The Games of the XXXI Olympiad finally get underway on Friday, taking over where London left off in the heady summer of 2012. The 17-day feast of sport in Rio de Janeiro will hopefully come good but the build-up's been dogged by disaster and "Brazil nuts" tabloid headlines. Here's the unlucky 13 biggest scares
The build-up to Rio 2016 has been beset by construction worries and terrifying reports from the frontline. Dozens of sporting stadia and infrastructure works have been delayed by creaking finances and organisational problems. The city has been engulfed in a desperate last-minute building and repair operation of eyesore venues. Competitors arriving at the Athletes' Village described it as "uninhabitable," with exposed wires, blocked toilets, water running down the walls and rooms smelling of gas. Last weekend, the main access ramp at sailing venue Marina da Gloria collapsed which many saw as symbolic of the country's flagging enthusiasm for the Games. Gah.
Millions of Rio residents live in run-down favelas, so when citizens see £12bn being spent on the Olympics, anger is understandable. Especially when it comes just two years after Brazil hosted the World Cup an event that saw protestors rioting in the streets and ended in humiliation, with the host nation's 7-1 thrashing by Germany. Meanwhile, the country is in financial crisis, thanks to the biggest recession in a century. Just last month, the Rio state government declared a state of "public calamity" over its finances, forcing an $87m emergency bailout from the government. President Dilma Rousseff was impeached this summer, plunging the political scene into chaos. Thousands of families have lost their homes due to Olympic construction. Many ordinary Brazilians are asking why they're bothering to be hosts. Sheesh.
Friday night's curtain-raising bash in the Maracana Stadium will be "a colourful celebration of Brazil's diverse culture and history." The problem is, its budget has been slashed, so it's costing a tenth of Danny Boyle's triumphant London 2012 equivalent. The fear is that it will be an amateurish flop and get the Games off to a bad start from which they might never recover. Gulp.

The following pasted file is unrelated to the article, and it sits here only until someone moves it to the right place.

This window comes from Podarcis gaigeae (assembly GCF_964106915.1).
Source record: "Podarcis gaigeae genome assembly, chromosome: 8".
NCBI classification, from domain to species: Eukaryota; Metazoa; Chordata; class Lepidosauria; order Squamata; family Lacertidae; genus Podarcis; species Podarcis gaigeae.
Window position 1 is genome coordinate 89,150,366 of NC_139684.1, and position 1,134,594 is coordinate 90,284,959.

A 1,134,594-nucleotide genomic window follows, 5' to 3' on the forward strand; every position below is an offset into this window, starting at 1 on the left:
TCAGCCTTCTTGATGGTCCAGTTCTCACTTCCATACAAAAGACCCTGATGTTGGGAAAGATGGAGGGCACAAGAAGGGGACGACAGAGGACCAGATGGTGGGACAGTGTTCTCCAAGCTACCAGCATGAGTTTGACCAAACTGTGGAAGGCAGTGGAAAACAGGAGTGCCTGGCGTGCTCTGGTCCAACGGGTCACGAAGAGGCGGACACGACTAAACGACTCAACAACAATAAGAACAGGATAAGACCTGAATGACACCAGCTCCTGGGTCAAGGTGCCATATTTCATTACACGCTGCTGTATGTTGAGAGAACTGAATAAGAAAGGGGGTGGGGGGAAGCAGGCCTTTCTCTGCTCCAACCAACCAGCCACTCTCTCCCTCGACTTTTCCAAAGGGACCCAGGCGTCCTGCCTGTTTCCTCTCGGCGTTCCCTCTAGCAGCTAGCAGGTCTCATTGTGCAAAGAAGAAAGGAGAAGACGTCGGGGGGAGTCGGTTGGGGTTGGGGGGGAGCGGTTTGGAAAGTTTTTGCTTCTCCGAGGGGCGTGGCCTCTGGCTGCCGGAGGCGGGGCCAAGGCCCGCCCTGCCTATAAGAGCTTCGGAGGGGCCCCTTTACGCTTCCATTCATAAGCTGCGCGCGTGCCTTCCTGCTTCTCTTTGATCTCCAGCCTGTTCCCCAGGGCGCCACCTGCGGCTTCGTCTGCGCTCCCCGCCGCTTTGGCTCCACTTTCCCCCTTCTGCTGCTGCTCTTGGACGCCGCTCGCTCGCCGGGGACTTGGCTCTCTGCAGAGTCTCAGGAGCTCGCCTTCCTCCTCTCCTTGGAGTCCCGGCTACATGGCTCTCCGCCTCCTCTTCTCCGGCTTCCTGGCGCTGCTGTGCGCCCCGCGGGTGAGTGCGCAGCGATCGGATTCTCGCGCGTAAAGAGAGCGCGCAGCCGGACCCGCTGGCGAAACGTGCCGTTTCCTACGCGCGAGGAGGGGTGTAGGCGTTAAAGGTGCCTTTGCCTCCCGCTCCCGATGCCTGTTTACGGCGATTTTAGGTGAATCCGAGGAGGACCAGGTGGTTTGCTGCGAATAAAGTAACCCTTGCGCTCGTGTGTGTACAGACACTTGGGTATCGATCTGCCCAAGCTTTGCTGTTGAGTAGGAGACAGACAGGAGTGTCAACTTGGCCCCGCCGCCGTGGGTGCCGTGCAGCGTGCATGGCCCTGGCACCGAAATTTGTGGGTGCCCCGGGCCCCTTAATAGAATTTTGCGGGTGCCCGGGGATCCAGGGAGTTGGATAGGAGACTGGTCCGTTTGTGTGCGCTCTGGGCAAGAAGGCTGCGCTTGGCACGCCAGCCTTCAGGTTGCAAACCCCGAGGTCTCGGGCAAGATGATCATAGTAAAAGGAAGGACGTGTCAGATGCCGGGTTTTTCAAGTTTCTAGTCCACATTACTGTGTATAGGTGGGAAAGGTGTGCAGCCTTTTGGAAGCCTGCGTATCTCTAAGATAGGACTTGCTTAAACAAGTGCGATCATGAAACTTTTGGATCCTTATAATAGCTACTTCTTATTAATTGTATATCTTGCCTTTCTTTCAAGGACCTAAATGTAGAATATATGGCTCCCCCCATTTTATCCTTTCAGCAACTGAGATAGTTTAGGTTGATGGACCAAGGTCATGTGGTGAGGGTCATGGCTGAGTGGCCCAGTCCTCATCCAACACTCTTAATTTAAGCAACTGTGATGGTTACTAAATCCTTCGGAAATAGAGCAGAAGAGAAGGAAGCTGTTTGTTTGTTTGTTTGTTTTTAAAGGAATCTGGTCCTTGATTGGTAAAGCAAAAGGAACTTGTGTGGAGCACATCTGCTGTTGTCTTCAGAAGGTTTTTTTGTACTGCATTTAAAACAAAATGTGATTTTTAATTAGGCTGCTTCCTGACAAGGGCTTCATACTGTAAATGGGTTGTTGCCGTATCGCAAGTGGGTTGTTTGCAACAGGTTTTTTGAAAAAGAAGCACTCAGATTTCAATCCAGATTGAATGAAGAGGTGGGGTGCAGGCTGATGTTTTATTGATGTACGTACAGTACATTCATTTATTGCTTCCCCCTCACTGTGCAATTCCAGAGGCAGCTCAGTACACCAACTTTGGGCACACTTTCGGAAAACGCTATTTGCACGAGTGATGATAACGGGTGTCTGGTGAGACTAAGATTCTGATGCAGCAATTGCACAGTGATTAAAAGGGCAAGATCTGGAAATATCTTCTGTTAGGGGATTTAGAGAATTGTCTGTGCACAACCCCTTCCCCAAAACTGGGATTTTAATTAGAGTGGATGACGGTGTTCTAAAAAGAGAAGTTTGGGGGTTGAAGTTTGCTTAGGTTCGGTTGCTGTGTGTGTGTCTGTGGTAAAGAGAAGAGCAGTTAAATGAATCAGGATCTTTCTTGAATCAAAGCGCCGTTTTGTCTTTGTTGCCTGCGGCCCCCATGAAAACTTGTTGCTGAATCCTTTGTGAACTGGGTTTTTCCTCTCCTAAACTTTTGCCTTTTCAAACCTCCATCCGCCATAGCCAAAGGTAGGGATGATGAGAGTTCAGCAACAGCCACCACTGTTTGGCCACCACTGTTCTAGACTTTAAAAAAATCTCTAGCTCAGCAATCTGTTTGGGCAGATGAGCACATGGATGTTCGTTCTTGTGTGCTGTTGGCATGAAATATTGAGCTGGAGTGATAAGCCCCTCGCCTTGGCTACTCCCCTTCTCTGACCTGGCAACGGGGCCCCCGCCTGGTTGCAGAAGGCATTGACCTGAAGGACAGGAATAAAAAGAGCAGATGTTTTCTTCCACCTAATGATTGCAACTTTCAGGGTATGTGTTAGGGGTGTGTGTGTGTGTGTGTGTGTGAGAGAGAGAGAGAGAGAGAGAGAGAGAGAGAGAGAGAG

Part of Rio's plan for the Games was a new Metro train line linking the hotel zone in Ipanema to the main Olympic Park in Barra da Tijuca. Originally supposed to be finished in 2014, it's been plagued by hold-ups. Will it be finished in time? It was a huge scramble but to widespread relief, the Metro was officially opened on Monday with a mere four days to spare. For the duration of the Games, the shiny new system will exclusively be used by Olympic officials, media and spectators with tickets for the events but they're pretty crucial people, so pray the trains don't prove unreliable. Leaves on the line? Tut.
Fears about Rio's extraordinarily high levels of violent crime it's one of the world's most murderous countries have also been raised in the run-up. The city tackled this with a police crackdown and accusations of brutality. During the Games, 85,000 soldiers and cops will be on the streets which might reassure the relatively rich, mainly white visitors shuttling between the heavily patrolled airport, hotels and sport venues, but will leave poor, outlying communities with a worryingly low security presence. There have also been protests about police and fire-fighters going unpaid. Hmm.
Just two months ago, a professor warned in the Harvard Public Health Review that it was "socially irresponsible" for the Olympics to continue due to the mosquito-borne virus. An estimated 500,000 people will come into the city for the Games and with so much still unknown about Zika, there are fears of a global epidemic. High-profile participants, including LeBron James and our own Rory McIlroy, have withdrawn. It hardly helps that many hospitals have closed due to the financial crisis. Eek.
The pollution in Rio's waterways has been a concern ever since an investigation last year found that Olympic athletes would be boating in waters up to 1.7m times more hazardous than the sea off a Southern Californian beach. There's raw sewage in bays, reports of "drug-resistant super-bacteria" in open water and an oil slick at the sailing venue which is turning white boats brown. One biomedical expert has even told warned people travelling to Rio: "Don't put your head under water." Awkz.
Rio's skint residents along with all these numerous other concerns are doubtless a factor in the number of unsold tickets still knocking around. Three months ago, fewer than half the tickets had been sold, so the government hatched plans to buy them up and give them away to local schools. A week ago, it had been revealed that there were still almost 2m tickets unsold. There have been five times fewer applications for tickets than there were for London 2012. Oof.